Eyes are important. You remember all those scenes where the bad guy is questioning a child, trying to find people who have hidden, watching the kid's eyes to see if they flicker off in any direction to indicate the location of the hiding place. You probably also remember that the character Violet's first line in The Incredibles is, "He looked at me." In real life, and in the movies, we're constantly watching people's eyes - characters' eyes - to learn things about what they are thinking and feeling.
Just because you're working in words - writing a story rather than a movie - doesn't mean you should ignore the power of eye gaze. It's one of the most important non-verbal cues that we watch for, and if it's missing, readers will sense a huge gap in your story.
Eye gaze is an excellent tool for reinforcing point of view. To me there's a wonderful contrast between talking about the things seen by the POV character - where I explicitly try to avoid saying "I saw" - and giving descriptions of the way that a non-POV character's eyes move. In this context, having your pov character "look" makes it a conscious gesture of the eyes. Here's an impromptu example:
I turned. Josephine was standing in the doorway. (1) When I looked at her (2), she dropped her gaze away (3).
1. POV character's observation, no mention of "seeing"
2. POV character makes a deliberate eye gesture: placing gaze on Josephine.
3. POV character observes movement of Josephine's eyes, which suggests an emotional state.
We are taught throughout life to manage our eye gaze. "Look at me when I'm talking to you!" "How dare you give me that look?" "As you speak, make sure you're looking out across the crowd and making eye contact with individuals." Because of this, we form expectations about what different eye gaze positions and styles mean, and those expectations can help you in your story. Talking about eye movements or what someone is looking at is a great way to externalize one character's assessment of another character. It's also a great way to "show don't tell."
Different cultures place different value on eye gaze. I had a friend once who was having a period of difficulty with job interviews, and someone else suspected that his style of making eye contact might be at fault. In my local culture, students in school are expected to make eye contact with teachers as a way of indicating that they're paying attention. In other cultures (such as Japanese or Native American), making eye contact with a teacher is considered inappropriate and presumptuous, possibly an affront. If you're working with an alien group or an alternate world, keep this in mind, because it can give you lots of opportunities for creating difference and possible misunderstanding.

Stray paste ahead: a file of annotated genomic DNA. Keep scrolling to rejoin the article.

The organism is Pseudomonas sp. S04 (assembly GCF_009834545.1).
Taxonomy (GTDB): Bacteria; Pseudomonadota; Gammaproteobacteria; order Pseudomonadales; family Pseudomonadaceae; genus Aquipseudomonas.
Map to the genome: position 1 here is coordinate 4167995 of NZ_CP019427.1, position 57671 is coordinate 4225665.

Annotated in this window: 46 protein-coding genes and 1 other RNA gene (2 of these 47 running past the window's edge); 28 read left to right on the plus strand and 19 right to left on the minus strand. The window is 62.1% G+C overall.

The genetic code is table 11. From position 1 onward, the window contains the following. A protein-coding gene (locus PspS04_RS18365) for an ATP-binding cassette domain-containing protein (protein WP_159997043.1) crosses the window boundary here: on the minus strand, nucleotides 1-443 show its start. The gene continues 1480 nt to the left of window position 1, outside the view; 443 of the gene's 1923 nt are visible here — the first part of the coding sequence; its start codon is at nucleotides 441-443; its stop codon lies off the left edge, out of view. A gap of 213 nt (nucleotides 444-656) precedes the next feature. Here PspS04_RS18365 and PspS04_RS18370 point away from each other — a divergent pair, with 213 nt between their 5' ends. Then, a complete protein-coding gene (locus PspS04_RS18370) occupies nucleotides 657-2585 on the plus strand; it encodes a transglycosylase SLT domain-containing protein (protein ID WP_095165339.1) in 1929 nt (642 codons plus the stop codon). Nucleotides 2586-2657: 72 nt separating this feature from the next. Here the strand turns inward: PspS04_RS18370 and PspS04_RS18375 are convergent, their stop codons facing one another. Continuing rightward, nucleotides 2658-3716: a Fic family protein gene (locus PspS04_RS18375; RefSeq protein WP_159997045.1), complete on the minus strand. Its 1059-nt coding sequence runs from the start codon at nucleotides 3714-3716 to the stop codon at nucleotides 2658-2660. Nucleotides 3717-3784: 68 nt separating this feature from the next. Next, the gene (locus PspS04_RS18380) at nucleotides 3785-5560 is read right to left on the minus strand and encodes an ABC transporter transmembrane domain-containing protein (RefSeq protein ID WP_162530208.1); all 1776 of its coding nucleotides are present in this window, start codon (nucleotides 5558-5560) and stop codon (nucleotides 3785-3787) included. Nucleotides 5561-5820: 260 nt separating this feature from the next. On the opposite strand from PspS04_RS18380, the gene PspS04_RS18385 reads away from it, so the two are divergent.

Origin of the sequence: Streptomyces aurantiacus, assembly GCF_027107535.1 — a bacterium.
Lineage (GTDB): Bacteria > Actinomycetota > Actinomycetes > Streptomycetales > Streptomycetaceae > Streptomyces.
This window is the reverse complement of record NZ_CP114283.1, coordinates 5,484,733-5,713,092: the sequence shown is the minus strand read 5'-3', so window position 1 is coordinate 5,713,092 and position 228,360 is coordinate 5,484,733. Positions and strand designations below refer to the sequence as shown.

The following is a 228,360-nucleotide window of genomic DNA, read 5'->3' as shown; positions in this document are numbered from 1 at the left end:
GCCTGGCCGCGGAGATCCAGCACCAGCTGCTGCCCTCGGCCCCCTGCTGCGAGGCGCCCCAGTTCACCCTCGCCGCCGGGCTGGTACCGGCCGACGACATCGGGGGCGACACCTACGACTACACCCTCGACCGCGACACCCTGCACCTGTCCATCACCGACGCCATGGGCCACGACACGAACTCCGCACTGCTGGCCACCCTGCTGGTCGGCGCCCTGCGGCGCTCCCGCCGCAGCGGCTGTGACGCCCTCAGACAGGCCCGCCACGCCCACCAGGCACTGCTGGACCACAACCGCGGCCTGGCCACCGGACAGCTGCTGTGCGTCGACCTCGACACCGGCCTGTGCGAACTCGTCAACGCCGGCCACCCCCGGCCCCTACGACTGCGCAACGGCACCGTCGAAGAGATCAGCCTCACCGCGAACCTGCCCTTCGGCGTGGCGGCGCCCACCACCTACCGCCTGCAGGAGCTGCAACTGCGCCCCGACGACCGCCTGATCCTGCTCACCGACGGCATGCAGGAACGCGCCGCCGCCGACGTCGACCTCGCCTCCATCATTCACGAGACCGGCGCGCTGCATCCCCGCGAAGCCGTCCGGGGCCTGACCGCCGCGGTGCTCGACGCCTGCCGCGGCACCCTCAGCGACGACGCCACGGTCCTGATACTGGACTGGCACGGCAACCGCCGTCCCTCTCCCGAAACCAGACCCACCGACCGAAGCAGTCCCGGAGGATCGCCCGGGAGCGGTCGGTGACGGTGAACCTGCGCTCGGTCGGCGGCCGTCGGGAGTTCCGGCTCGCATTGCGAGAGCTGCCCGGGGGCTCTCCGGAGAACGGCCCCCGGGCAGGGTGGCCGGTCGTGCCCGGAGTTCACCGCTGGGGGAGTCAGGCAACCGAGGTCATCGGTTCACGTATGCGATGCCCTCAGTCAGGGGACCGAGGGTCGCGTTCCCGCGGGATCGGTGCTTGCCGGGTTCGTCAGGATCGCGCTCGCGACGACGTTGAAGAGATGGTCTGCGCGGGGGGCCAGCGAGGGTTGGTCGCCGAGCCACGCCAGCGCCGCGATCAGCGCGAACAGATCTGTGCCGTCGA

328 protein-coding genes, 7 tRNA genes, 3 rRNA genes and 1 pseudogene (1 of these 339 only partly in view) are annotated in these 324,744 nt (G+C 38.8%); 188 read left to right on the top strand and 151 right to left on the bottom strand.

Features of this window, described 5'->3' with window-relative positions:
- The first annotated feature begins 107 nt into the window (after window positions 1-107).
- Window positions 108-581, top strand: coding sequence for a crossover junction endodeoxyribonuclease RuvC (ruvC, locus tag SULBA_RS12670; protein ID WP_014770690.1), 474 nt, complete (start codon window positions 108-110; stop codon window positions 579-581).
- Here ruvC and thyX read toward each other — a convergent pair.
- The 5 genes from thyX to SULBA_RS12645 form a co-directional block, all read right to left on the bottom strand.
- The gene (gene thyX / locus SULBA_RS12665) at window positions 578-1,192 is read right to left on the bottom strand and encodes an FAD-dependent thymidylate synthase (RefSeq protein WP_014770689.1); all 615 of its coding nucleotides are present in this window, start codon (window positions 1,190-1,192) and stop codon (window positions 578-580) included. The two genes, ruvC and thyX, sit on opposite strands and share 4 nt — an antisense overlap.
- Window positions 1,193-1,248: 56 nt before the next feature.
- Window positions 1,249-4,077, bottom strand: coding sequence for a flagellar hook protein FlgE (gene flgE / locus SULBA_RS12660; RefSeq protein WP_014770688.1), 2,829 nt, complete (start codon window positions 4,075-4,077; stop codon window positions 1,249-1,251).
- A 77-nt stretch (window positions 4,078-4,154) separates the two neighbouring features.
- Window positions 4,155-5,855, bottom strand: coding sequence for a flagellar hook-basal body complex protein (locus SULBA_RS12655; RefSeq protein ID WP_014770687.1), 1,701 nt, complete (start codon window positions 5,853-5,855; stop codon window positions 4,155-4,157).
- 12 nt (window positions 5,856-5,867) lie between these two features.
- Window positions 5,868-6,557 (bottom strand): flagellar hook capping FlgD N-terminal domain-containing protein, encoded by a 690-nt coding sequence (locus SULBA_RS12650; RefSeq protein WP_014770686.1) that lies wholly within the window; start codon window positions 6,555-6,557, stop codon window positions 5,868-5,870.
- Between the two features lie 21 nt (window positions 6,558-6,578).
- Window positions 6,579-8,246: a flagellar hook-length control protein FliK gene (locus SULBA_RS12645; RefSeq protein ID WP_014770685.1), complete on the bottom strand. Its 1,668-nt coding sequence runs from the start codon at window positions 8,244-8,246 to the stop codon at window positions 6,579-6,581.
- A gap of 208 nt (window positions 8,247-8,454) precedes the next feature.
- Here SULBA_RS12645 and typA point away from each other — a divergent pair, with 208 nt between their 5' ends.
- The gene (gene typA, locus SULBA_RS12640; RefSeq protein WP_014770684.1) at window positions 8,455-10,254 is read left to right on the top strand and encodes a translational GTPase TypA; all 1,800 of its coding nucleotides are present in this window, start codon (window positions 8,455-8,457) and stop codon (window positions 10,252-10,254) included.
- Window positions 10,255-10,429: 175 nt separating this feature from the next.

Because I like this stuff, I've created a special instance of eye gaze that I'd like to share from my own work. The Imbati servant caste of Varin has a special set of "gaze-gesture codes" that manservants use in order to communicate when speaking is not appropriate (for example, when their masters are speaking and they can't interrupt). It's not a language, and not universal to the caste, since it's taught explicitly to the elite manservant group. However, the most basic gaze gestures are known to most Imbati and can be used in place of speech whenever they would like to use them. Some examples are "permission," "apology," "request," etc.
Recently I've noticed a sort of common gaze language - or more accurately, eye language - emerging from the portrayal of eyes in animated films. Both Pixar and Dreamworks make use of what I call the "shrinking eye." When characters are shocked or frightened, their pupils shrink down to tiny dots. When Toothless the dragon is angry and ready to pounce, his pupils are small; when he's friendly, they're large.
In fact, this is contrary to my observations of nature. I used to play a game with my cat Folly. I'd stare her down and try to get her to pounce at me by using nothing more than my eye gaze. I could always tell when she was about to pounce because her pupils would abruptly expand. Expand - they'd get so big I could scarcely see her irises, and a split second later, she'd jump.
I've asked myself why in the world the shrinking eye would be so effective at conveying fear or shock, and I've come to this conclusion: pupil size is only one indicator of shock. The wideness of the eyes is another major indicator - probably even a more obvious one. When an animated character experiences shrinking eye, not only the pupils but the irises get smaller, leading to a significant expansion in the white of the eye. By using the shrinking eye, the animators are able to convey an extreme widening of the eye without having to have the eyes expand and take over the head (as they, and mouths, do quite often in anime-style animation). In the case of Toothless the Dragon, the pupil not only expanded but distorted, becoming less oval and more square. The result was an optical illusion that made his eyes look more round - more cute - without requiring the animators to change the shape of the eye and create a weird distortion effect on the dragon's face.
I wonder if you've noticed this trend in animated movies, as I have... I hope the commonness of these effects doesn't lead to them becoming the accepted method. Too much uniformity detracts from creativity, in my mind.
Anyway, try spending some time concentrating on how people use their eyes. It could give you some ideas for your latest story.